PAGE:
The total for the SIPRI Top 100 in 2016 is 1.9 per cent higher compared with 2015 and represents an increase of 38 per cent since 2002 (when SIPRI began reporting corporate arms sales). This is the first year of growth in SIPRI Top 100 arms sales after five consecutive years of decline.
SIPRI's latest annual report-always a powerful reminder when cynical Daily Mail readers (see below) complain about 'wasting taxpayers money' on a workshop in Africa...

Surveillance firms spied on campaign groups for big companies, leak shows

The leaked documents suggest the use of secretive corporate security firms to gather intelligence about political campaigners has been widespread. However, police chiefs have in the past raised a “massive concern” that the activities of the corporate firms are barely regulated and completely uncontrolled.
The police have claimed that commercial firms have had more spies embedded in political groups than there were undercover police officers.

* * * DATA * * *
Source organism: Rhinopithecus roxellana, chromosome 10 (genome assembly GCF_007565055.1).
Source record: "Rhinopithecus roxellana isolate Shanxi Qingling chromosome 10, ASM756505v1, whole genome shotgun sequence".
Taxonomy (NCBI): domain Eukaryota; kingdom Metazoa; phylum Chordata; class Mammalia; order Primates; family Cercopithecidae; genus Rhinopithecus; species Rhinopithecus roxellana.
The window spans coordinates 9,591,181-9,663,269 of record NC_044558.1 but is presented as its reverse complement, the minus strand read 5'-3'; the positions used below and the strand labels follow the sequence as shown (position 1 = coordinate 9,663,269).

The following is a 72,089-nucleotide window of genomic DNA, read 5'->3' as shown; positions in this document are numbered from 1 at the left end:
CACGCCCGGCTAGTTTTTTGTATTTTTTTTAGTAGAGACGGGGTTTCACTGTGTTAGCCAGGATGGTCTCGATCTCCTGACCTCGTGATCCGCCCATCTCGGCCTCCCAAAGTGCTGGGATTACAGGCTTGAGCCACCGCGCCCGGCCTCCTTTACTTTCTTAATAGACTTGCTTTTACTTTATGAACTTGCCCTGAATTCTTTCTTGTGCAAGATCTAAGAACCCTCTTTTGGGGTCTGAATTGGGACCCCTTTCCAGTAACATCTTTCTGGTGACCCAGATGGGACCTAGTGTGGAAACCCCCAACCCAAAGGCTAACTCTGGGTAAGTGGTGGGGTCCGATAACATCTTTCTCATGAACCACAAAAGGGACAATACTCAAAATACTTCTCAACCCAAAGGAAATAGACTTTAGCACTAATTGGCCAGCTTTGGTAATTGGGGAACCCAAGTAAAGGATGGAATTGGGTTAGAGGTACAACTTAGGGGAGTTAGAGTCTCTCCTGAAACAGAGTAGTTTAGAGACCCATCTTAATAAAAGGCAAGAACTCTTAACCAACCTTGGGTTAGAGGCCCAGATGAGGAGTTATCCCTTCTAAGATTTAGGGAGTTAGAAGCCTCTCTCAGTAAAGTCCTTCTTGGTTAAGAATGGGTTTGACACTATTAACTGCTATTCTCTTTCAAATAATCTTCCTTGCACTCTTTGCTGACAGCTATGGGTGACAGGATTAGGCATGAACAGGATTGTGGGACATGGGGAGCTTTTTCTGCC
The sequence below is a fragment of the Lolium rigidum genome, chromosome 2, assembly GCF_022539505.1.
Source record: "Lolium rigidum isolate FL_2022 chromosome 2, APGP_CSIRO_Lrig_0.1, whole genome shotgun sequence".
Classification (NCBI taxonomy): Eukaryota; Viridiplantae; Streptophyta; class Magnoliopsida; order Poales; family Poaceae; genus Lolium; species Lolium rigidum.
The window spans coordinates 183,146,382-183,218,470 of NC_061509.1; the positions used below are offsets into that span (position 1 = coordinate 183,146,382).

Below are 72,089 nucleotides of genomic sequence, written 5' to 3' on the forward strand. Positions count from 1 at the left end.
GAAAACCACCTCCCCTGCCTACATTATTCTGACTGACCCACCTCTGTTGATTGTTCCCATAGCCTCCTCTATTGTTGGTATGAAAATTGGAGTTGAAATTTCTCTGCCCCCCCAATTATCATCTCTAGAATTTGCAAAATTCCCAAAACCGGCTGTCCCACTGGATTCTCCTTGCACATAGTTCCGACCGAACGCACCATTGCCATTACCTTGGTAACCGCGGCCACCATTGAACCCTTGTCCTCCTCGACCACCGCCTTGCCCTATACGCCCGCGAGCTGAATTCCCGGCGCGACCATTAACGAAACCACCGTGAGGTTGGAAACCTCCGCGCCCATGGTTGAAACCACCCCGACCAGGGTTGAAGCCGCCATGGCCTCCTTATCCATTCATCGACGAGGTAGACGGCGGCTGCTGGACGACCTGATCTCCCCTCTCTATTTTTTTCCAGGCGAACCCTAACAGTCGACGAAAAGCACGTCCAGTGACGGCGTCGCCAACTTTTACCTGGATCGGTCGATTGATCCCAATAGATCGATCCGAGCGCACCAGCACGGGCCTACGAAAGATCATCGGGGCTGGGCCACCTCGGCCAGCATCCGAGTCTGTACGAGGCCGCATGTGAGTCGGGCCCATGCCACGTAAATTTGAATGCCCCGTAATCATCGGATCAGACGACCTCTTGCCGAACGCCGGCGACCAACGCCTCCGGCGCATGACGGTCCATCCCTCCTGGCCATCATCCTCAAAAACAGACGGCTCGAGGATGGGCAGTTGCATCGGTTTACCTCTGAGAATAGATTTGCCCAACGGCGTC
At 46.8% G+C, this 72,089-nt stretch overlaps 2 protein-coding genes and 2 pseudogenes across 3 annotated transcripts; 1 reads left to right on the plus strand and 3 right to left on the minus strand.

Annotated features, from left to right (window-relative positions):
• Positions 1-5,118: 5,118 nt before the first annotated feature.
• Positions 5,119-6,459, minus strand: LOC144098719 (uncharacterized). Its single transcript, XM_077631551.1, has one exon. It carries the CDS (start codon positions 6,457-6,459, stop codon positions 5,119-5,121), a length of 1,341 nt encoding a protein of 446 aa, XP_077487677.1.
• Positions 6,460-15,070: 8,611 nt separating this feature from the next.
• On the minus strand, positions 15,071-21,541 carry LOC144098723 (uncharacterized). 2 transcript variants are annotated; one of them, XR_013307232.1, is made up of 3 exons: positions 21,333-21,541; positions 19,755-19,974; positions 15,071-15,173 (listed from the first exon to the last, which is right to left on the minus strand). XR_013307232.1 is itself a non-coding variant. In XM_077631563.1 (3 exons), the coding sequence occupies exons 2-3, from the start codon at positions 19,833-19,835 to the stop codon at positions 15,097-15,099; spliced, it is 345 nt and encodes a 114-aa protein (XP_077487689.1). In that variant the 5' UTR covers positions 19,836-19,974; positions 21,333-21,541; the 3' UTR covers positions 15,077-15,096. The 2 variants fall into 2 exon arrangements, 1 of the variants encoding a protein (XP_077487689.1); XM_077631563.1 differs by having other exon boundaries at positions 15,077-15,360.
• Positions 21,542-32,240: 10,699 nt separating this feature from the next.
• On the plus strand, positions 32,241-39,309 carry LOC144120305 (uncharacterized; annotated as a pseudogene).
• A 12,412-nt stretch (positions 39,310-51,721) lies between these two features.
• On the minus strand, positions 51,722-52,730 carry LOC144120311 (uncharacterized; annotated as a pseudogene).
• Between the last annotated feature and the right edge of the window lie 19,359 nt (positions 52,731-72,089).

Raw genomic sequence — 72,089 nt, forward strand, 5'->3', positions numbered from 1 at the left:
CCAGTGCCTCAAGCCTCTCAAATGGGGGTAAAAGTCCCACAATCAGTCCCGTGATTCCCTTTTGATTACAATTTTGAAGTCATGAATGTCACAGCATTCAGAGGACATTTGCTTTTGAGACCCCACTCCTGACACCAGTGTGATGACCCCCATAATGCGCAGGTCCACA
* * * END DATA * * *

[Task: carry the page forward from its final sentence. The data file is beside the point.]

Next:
The revelations are based on hundreds of pages of leaked documents from two corporate intelligence firms, seen by the Guardian and the Bureau for Investigative Journalism, that reveal the inner workings of a normally subterranean industry over several years in the 2000s.
The cache shows how one of the firms, C2i International, used two infiltrators to acquire advance warning of demonstrations that were being mounted against firms and to feed this information to those firms.
Rob Evans & Meirion Jones for the Guardian with an important reminder about 'tech for bad', corporate power and the privatization of security.

Jeremy Corbyn speech at the United Nations’ Geneva headquarters